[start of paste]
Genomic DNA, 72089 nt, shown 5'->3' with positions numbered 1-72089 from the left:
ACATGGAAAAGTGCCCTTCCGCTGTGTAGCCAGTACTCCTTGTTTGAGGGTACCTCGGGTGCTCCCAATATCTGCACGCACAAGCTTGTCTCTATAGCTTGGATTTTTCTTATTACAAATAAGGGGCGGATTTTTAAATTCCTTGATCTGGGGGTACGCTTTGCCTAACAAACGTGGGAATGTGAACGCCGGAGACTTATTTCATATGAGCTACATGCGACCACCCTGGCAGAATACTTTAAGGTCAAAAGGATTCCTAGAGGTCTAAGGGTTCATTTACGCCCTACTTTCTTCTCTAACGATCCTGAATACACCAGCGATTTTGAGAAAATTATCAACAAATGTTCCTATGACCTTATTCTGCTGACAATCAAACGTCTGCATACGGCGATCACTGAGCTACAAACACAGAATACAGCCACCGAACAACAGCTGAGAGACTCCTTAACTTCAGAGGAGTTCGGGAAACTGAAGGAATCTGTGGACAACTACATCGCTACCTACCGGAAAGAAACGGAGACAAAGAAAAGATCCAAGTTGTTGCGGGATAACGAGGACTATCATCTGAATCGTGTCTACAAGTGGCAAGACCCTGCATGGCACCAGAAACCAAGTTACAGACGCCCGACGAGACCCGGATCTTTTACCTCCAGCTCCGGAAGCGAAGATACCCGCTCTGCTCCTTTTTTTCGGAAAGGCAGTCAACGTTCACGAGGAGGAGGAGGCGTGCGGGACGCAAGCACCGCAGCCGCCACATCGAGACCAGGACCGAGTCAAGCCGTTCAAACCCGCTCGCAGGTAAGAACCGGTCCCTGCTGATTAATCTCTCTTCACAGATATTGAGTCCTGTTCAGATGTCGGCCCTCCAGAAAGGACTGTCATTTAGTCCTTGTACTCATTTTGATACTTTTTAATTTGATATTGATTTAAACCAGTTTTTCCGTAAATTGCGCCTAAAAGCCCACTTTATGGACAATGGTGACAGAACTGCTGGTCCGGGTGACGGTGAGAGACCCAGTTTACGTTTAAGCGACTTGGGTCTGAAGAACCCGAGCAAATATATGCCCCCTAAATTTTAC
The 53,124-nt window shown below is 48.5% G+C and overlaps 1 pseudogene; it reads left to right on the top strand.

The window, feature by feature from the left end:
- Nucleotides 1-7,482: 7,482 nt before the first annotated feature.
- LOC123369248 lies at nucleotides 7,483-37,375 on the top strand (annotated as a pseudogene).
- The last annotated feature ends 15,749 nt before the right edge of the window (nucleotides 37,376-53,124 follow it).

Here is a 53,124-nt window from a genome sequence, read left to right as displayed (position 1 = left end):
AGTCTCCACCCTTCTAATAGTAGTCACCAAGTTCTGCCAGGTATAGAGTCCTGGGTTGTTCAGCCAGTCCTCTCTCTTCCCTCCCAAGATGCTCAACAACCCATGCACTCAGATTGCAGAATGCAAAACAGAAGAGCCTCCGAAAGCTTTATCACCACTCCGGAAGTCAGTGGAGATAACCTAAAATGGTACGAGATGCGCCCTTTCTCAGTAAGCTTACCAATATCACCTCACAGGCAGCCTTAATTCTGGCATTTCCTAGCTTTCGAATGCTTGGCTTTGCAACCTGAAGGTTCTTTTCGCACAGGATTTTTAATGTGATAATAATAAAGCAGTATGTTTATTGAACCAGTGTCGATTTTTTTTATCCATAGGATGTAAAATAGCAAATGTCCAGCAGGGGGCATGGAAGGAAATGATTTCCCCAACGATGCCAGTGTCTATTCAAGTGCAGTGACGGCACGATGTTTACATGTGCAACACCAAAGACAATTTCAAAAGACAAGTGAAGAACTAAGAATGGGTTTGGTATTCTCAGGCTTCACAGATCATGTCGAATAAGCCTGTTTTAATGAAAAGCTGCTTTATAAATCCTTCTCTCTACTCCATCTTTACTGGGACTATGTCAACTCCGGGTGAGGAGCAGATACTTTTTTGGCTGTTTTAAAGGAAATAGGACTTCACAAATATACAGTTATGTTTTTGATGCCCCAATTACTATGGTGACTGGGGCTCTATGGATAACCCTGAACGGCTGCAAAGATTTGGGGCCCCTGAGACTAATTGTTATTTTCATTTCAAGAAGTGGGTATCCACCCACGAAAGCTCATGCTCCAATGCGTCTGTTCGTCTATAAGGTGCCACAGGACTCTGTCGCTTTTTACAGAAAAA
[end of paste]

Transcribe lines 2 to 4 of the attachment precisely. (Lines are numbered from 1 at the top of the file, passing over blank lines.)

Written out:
ACATGGAAAAGTGCCCTTCCGCTGTGTAGCCAGTACTCCTTGTTTGAGGGTACCTCGGGTGCTCCCAATATCTGCACGCACAAGCTTGTCTCTATAGCTTGGATTTTTCTTATTACAAATAAGGGGCGGATTTTTAAATTCCTTGATCTGGGGGTACGCTTTGCCTAACAAACGTGGGAATGTGAACGCCGGAGACTTATTTCATATGAGCTACATGCGACCACCCTGGCAGAATACTTTAAGGTCAAAAGGATTCCTAGAGGTCTAAGGGTTCATTTACGCCCTACTTTCTTCTCTAACGATCCTGAATACACCAGCGATTTTGAGAAAATTATCAACAAATGTTCCTATGACCTTATTCTGCTGACAATCAAACGTCTGCATACGGCGATCACTGAGCTACAAACACAGAATACAGCCACCGAACAACAGCTGAGAGACTCCTTAACTTCAGAGGAGTTCGGGAAACTGAAGGAATCTGTGGACAACTACATCGCTACCTACCGGAAAGAAACGGAGACAAAGAAAAGATCCAAGTTGTTGCGGGATAACGAGGACTATCATCTGAATCGTGTCTACAAGTGGCAAGACCCTGCATGGCACCAGAAACCAAGTTACAGACGCCCGACGAGACCCGGATCTTTTACCTCCAGCTCCGGAAGCGAAGATACCCGCTCTGCTCCTTTTTTTCGGAAAGGCAGTCAACGTTCACGAGGAGGAGGAGGCGTGCGGGACGCAAGCACCGCAGCCGCCACATCGAGACCAGGACCGAGTCAAGCCGTTCAAACCCGCTCGCAGGTAAGAACCGGTCCCTGCTGATTAATCTCTCTTCACAGATATTGAGTCCTGTTCAGATGTCGGCCCTCCAGAAAGGACTGTCATTTAGTCCTTGTACTCATTTTGATACTTTTTAATTTGATATTGATTTAAACCAGTTTTTCCGTAAATTGCGCCTAAAAGCCCACTTTATGGACAATGGTGACAGAACTGCTGGTCCGGGTGACGGTGAGAGACCCAGTTTACGTTTAAGCGACTTGGGTCTGAAGAACCCGAGCAAATATATGCCCCCTAAATTTTAC
The 53,124-nt window shown below is 48.5% G+C and overlaps 1 pseudogene; it reads left to right on the top strand.

The window, feature by feature from the left end: